dehumanise


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Related to dehumanise: dehumanizing
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Synonyms for dehumanise

deprive of human qualities

make mechanical or routine

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References in periodicals archive ?
He defended the use of the word, adding: "I was not intending to dehumanise." Meanwhile Mr Cameron has urged Iraq inquiry chairman Sir John Chilcot to "get on with it" and set a date for his long-awaited report into the war.
Electrical installation student Kyle Maven, 17, who is based at the Hylton Skills Campus, said: "We hope the carrying of this cross brings home the wider meaning of what Easter is really about and how all kinds of oppression demean and dehumanise people.
He says: "My great lesson from Auschwitz is whoever wants to dehumanise any other must first be dehumanised himself.
"You dehumanise and turn neighbour against neighbour.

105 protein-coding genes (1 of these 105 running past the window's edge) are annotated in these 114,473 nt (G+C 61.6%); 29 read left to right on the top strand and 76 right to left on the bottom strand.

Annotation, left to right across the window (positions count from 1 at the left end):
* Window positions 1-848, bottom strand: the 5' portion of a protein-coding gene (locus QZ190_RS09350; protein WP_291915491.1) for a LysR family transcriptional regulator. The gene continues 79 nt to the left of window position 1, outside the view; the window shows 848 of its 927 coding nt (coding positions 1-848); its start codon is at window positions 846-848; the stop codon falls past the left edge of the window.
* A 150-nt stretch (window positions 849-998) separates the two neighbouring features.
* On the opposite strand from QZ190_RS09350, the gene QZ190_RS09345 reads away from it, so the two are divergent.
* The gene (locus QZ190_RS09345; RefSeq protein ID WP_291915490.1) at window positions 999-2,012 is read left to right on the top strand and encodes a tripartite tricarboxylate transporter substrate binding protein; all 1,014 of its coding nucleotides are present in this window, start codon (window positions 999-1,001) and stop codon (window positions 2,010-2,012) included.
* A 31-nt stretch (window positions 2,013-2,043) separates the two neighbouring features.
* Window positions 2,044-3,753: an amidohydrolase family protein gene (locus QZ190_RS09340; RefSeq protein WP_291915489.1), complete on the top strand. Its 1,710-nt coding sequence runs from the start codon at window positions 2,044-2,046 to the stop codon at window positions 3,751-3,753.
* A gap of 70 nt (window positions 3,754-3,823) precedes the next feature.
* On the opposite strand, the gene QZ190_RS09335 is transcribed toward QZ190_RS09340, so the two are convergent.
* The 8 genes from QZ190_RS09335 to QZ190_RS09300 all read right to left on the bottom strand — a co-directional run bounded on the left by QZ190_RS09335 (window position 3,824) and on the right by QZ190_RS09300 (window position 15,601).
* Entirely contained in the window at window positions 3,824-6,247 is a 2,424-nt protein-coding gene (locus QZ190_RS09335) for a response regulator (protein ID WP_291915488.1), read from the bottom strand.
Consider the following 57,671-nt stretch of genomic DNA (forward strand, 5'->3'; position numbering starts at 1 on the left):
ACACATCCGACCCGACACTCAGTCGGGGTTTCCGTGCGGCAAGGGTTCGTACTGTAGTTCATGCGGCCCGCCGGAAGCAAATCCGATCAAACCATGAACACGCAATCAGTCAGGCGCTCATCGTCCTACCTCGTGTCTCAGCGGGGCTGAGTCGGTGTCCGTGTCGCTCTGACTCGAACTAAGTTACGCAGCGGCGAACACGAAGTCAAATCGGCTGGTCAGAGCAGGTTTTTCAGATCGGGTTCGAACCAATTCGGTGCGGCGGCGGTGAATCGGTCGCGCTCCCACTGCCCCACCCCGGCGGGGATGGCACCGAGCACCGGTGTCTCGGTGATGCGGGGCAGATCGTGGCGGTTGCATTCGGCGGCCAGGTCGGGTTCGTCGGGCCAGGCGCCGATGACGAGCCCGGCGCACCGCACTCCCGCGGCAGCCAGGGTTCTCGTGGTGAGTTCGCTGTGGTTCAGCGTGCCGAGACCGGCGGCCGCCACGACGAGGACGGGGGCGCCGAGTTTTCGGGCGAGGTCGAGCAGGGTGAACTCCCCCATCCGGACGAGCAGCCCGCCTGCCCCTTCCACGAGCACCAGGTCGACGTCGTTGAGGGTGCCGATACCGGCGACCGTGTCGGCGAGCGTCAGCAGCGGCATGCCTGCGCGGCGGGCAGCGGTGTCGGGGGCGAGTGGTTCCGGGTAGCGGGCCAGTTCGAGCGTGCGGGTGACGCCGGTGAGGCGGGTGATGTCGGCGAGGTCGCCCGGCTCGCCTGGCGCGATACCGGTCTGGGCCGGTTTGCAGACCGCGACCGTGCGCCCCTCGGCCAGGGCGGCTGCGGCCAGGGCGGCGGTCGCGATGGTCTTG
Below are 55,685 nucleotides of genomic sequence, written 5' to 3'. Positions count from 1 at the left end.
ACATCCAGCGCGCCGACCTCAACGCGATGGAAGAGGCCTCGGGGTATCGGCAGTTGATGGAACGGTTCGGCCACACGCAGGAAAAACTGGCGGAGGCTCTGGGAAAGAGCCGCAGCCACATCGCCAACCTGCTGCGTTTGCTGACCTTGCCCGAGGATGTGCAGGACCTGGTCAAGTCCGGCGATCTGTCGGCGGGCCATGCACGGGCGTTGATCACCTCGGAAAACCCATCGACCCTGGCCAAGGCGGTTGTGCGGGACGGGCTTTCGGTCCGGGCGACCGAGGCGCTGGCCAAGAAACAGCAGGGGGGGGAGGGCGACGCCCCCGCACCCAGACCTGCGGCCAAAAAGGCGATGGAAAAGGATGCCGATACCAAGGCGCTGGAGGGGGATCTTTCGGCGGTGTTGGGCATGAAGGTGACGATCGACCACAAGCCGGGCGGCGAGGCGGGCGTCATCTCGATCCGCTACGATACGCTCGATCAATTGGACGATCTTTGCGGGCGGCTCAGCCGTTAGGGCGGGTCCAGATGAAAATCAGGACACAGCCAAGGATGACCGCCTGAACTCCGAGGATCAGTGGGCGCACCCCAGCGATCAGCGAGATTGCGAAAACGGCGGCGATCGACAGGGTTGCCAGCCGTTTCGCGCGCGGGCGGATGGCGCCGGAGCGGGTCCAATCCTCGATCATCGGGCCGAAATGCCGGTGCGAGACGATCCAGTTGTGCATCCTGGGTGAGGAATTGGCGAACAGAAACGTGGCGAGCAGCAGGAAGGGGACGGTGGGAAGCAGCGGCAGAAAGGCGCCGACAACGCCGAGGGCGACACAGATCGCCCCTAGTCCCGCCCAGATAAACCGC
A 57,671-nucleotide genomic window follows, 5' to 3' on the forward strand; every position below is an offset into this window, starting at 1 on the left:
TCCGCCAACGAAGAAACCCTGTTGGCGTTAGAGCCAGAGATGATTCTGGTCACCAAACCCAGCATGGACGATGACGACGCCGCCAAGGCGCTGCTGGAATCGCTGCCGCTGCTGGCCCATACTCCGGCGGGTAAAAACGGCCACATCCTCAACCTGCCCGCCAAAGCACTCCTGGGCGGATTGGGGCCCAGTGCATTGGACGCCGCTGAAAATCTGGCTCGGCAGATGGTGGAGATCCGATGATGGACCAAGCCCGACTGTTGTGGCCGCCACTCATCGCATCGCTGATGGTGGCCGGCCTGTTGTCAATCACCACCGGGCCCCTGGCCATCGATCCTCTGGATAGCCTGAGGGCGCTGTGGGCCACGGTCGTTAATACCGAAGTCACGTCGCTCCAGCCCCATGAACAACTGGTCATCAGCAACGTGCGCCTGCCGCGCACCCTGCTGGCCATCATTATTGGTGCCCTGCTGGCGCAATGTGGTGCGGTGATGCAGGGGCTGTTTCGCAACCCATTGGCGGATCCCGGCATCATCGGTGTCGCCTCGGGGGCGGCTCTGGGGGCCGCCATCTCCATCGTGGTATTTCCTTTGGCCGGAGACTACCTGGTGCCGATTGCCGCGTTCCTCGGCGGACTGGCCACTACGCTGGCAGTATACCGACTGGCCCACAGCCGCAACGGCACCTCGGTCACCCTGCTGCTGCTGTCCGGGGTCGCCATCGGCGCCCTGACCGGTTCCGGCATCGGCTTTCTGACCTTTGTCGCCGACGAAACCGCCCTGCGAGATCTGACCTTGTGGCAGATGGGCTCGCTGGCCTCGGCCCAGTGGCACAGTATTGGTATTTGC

They dehumanise and degrade people who are already struggling to survive and serve merely to provide a smoke screen for the Government's utter failure to address the growing gap between rich and poor.
"You have to choose tactics and strategies to dehumanise...
"Criminals who dehumanise vulnerable people and exploit them for profit must be stopped.
For far too long, the debate about the refugee crisis has been skewed by poisonous language designed to dehumanise those fleeing the severest forms of persecution.
Never again will I sympathise with the Jewish people while they allow their government to dehumanise and abuse the Palestinian civilians.
``That can to a degree dehumanise how that care is delivered.
The thinly veiled hatred of his fellow man demonstrated in Mr Cole's letter reminds us only too well of the misguided beliefs and values of all of those who would seek to dehumanise any group of people.
"You dehumanise with pen and paper and turn neighbour against neighbour.
We must not dehumanise people in the way of David Cameron, with his cold-hearted, politically motivated "swarm" insult.
Defence counsel Tom Mesereau said the prosecution had made a "barbaric" bid to dehumanise the star.